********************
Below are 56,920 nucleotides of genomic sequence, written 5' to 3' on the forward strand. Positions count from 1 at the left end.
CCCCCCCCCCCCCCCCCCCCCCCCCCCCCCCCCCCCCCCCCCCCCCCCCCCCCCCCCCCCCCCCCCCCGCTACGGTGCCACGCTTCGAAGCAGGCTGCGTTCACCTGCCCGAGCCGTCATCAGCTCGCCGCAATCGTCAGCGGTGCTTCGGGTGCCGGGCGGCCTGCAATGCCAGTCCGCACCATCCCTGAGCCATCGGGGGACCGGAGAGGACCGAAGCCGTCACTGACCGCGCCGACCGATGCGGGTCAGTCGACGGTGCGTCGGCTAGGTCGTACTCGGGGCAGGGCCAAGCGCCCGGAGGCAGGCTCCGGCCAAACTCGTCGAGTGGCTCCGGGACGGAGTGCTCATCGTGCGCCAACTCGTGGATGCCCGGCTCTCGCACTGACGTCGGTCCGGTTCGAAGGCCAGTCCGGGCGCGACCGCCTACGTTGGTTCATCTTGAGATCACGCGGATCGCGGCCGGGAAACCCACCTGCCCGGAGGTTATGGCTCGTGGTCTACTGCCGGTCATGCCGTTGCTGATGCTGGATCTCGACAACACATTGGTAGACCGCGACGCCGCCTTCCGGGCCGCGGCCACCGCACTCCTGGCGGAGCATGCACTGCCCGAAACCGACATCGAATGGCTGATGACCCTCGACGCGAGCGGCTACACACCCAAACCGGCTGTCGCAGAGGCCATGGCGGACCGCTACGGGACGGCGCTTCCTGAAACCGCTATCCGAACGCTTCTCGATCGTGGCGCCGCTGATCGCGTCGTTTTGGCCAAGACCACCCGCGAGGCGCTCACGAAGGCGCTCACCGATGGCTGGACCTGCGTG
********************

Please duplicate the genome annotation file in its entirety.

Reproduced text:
Below are 56,920 nucleotides of genomic sequence, written 5' to 3' on the forward strand. Positions count from 1 at the left end.
CCCCCCCCCCCCCCCCCCCCCCCCCCCCCCCCCCCCCCCCCCCCCCCCCCCCCCCCCCCCCCCCCCCCGCTACGGTGCCACGCTTCGAAGCAGGCTGCGTTCACCTGCCCGAGCCGTCATCAGCTCGCCGCAATCGTCAGCGGTGCTTCGGGTGCCGGGCGGCCTGCAATGCCAGTCCGCACCATCCCTGAGCCATCGGGGGACCGGAGAGGACCGAAGCCGTCACTGACCGCGCCGACCGATGCGGGTCAGTCGACGGTGCGTCGGCTAGGTCGTACTCGGGGCAGGGCCAAGCGCCCGGAGGCAGGCTCCGGCCAAACTCGTCGAGTGGCTCCGGGACGGAGTGCTCATCGTGCGCCAACTCGTGGATGCCCGGCTCTCGCACTGACGTCGGTCCGGTTCGAAGGCCAGTCCGGGCGCGACCGCCTACGTTGGTTCATCTTGAGATCACGCGGATCGCGGCCGGGAAACCCACCTGCCCGGAGGTTATGGCTCGTGGTCTACTGCCGGTCATGCCGTTGCTGATGCTGGATCTCGACAACACATTGGTAGACCGCGACGCCGCCTTCCGGGCCGCGGCCACCGCACTCCTGGCGGAGCATGCACTGCCCGAAACCGACATCGAATGGCTGATGACCCTCGACGCGAGCGGCTACACACCCAAACCGGCTGTCGCAGAGGCCATGGCGGACCGCTACGGGACGGCGCTTCCTGAAACCGCTATCCGAACGCTTCTCGATCGTGGCGCCGCTGATCGCGTCGTTTTGGCCAAGACCACCCGCGAGGCGCTCACGAAGGCGCTCACCGATGGCTGGACCTGCGTG